I love to read. I will read anything: novels, short stories, fiction, non-fiction, poetry, blogs. Most of my reading is done in my blue recliner in the living room. During 2011, I hit the jackpot on the book choices that I made, several of which had been recommendations by friends. Among the books I read were Team of Rivals (Goodwin), Luncheon of the Boating Party (Vreeland), Renegade (Wolffe), and The Help (Stockton), all of which I highly recommend.
The Help, which is about black maids in Jackson, Mississippi, during the struggle for civil rights in the South, brought back memories of my southern upbringing when, if we could afford it, we had “help,” black women who came into our home to cook, clean, and wait on us. These women make up many of the warm memories I have of childhood although they were never a true part of the household. They were usually paid a pittance and were given hand-me-downs to supplement the paucity of their pay. Nevertheless, they were loyal and accepted “their place.” Included among those I remember were Mamie, Rose (Dunk), Anniebell, and Azalee. Although they were not mistreated in my home, neither were they totally trusted, just as the “help” in this book are mistrusted. Once Dunk brought a birthday cake for my stepmother who thanked her graciously and put the cake in the refrigerator. After dinner, I asked for a piece of the cake. My stepmother informed me that she had thrown out the cake. We could not eat it as it had been prepared in Dunk’s home and was therefore suspect. I am now embarrassed that I “bought into” this kind of behavior, but I had been taught to know no better.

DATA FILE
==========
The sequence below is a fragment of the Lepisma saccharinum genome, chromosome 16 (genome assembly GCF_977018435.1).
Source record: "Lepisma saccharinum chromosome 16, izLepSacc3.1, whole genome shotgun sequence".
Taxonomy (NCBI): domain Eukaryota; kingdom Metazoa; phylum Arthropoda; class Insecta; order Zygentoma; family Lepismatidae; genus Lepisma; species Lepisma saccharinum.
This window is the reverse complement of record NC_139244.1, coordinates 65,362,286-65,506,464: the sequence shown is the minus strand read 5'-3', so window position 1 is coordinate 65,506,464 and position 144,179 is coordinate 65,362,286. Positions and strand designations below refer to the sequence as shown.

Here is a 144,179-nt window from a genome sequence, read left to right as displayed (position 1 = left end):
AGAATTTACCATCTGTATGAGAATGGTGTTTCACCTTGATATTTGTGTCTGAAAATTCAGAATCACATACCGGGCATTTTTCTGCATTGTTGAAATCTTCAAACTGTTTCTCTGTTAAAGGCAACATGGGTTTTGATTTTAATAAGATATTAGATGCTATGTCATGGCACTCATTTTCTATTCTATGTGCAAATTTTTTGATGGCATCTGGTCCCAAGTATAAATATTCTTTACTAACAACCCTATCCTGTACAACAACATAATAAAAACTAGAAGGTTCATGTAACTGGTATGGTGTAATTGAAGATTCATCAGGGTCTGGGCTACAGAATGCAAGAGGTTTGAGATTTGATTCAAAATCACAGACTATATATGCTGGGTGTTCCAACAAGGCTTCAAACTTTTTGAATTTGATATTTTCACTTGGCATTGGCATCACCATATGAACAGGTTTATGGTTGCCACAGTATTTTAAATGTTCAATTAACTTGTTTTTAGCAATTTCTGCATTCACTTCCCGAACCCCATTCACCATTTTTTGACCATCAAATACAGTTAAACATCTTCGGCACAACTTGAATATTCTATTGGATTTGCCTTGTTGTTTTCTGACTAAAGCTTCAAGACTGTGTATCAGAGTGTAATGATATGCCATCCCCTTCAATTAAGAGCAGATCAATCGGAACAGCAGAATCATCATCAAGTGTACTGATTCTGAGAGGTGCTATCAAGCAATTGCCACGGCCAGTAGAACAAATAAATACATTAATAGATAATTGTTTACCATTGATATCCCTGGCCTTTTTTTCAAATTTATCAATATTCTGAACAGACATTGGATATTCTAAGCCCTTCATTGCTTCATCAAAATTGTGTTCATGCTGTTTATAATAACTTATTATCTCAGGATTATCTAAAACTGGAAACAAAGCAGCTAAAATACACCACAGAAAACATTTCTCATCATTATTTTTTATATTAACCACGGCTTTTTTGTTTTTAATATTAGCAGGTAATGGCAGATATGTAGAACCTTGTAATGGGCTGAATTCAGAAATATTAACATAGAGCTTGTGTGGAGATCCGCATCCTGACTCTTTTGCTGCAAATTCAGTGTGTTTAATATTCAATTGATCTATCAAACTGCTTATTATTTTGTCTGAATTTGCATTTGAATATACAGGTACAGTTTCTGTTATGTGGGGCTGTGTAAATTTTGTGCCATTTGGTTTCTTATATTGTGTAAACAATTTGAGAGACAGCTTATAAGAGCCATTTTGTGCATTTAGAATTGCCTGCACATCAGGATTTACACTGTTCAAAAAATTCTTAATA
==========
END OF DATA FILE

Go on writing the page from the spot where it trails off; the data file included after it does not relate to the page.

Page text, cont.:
During my college years I began to challenge the racial prejudice I had been taught, and I passed on the acceptance of all races to my children. However, it took this book to remind me of the days when racial intolerance was, for many, the norm and not the exception.